The Crown Prosecutions Service is today expected to announce the result of a ‘victims’ review’ of the decision not to bring charges over the UK Government’s involvement in the kidnap and ‘rendition’ of two families to Libya.
MPs will today ( 29 June 2016) debate the UK’s role in the CIA’s rendition and torture programme, for the first time since British prosecutors announced that no charges would be brought over the kidnap and forcible transfer of two families to Gaddafi’s Libya in 2004.
The UK Government has spent over £600,000 on lawyers in an attempt to stop a torture case being heard in court, documents obtained by human rights group Reprieve have revealed – even though the victims bringing the case have offered to settle for an apology and a token payment of £1.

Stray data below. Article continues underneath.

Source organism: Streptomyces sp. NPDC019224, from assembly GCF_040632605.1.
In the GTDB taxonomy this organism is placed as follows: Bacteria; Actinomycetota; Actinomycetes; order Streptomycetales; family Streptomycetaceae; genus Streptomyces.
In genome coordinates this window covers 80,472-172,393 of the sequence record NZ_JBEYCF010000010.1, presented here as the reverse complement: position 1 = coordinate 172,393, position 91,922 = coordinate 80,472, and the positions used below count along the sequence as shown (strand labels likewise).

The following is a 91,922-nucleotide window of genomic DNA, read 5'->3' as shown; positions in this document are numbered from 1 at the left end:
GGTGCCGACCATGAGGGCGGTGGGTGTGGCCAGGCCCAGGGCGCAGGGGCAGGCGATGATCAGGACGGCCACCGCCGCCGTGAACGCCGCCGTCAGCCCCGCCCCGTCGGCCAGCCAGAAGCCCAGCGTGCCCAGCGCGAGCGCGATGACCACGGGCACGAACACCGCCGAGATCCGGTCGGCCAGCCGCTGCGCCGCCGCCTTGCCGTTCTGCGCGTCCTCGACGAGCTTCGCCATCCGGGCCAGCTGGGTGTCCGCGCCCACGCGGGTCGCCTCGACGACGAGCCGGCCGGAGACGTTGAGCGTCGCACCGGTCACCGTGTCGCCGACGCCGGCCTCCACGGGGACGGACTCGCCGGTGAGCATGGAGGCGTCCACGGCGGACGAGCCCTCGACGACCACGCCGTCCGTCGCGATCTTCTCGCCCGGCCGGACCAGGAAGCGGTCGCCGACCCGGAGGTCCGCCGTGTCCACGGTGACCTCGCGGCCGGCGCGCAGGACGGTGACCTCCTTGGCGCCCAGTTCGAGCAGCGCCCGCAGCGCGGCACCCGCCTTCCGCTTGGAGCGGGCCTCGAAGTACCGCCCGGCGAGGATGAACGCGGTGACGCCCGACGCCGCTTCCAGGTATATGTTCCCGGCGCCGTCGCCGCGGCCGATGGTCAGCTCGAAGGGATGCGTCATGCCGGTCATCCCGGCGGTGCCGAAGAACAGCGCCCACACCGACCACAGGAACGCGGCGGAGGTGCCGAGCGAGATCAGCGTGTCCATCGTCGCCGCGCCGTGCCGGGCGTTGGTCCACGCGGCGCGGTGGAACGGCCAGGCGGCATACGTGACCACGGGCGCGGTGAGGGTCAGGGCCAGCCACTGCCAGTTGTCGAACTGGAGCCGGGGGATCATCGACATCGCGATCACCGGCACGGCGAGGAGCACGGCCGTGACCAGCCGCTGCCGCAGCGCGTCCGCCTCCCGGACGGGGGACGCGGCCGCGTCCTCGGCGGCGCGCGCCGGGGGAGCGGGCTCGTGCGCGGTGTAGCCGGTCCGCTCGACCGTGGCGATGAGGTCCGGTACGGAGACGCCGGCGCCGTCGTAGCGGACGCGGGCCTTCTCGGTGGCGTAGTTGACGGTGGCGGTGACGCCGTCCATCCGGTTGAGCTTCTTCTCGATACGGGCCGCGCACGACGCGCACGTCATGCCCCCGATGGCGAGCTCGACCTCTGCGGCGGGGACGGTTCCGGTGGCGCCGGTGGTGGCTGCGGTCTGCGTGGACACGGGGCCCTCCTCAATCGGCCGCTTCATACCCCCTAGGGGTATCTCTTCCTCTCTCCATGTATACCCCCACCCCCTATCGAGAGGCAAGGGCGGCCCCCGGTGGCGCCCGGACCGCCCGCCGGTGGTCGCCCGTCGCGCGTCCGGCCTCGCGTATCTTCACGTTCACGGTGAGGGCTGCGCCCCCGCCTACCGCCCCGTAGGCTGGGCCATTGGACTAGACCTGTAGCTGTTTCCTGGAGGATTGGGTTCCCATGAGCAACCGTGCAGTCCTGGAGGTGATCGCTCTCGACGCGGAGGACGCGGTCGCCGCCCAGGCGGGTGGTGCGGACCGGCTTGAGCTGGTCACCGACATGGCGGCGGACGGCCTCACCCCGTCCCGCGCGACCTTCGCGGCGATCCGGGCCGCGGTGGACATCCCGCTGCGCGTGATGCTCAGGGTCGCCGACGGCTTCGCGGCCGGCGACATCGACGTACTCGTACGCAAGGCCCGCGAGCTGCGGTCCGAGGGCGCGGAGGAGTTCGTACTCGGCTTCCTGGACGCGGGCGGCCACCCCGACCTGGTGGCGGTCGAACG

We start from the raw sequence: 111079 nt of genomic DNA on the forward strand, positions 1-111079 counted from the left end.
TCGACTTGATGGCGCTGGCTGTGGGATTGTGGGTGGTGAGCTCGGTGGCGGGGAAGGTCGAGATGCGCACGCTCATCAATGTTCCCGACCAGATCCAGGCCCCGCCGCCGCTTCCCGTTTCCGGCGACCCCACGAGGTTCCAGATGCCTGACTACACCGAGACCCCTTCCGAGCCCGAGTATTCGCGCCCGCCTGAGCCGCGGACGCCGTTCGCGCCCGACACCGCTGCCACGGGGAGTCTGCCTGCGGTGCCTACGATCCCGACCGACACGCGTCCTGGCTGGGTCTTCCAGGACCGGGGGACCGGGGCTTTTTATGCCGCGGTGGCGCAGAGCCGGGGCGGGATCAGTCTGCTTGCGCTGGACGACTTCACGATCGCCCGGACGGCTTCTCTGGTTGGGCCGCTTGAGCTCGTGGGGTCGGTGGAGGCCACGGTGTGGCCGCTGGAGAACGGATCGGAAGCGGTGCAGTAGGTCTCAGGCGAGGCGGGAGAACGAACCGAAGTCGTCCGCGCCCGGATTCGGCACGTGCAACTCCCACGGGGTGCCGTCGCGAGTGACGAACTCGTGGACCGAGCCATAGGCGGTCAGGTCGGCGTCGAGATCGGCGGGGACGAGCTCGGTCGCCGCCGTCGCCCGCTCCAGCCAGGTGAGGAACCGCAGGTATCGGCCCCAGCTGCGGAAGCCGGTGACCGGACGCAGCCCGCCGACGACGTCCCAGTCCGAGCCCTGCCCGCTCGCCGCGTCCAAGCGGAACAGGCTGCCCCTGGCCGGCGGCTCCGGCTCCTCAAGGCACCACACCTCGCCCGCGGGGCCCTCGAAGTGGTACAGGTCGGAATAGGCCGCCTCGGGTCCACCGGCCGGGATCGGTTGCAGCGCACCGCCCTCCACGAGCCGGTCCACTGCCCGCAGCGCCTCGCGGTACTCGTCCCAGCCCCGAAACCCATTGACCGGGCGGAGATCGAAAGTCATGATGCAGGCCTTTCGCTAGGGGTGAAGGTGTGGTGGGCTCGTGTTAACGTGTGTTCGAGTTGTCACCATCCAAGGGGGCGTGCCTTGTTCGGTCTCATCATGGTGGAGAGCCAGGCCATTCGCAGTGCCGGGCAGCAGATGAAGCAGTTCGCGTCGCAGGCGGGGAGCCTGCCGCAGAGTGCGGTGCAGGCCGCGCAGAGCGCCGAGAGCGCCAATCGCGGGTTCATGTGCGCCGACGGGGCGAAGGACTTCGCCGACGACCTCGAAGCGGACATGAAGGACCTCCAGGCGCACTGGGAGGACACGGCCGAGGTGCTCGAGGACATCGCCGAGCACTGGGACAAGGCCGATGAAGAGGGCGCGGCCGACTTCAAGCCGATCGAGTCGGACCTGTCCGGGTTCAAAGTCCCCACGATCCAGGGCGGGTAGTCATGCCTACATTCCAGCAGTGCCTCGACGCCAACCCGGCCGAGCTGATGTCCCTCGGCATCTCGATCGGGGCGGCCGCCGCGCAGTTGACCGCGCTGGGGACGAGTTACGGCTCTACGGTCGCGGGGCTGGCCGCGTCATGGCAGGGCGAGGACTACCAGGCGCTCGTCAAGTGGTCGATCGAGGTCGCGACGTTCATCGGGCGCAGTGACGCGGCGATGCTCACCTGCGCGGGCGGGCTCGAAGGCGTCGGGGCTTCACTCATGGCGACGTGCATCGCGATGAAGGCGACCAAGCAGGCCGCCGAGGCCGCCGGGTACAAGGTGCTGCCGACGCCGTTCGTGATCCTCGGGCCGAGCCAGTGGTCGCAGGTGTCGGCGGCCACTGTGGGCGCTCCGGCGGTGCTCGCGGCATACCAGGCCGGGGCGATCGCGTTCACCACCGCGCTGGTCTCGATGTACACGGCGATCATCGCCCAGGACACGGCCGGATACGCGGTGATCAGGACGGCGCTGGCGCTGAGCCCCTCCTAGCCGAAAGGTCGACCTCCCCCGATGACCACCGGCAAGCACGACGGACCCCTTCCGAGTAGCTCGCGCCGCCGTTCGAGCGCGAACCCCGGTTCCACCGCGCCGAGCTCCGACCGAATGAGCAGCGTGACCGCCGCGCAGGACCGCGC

A family who were rendered to Gaddafi’s Libya in a joint MI6-CIA operation have spoken of their disappointment at a decision by British prosecutors not to bring charges against UK officials implicated in their kidnapping.
On the 14th anniversary (11 January) of the first detainees being taken to the now notorious US military detention centre at Guantánamo Bay in Cuba, Amnesty International repeated its call for the camp’s closure.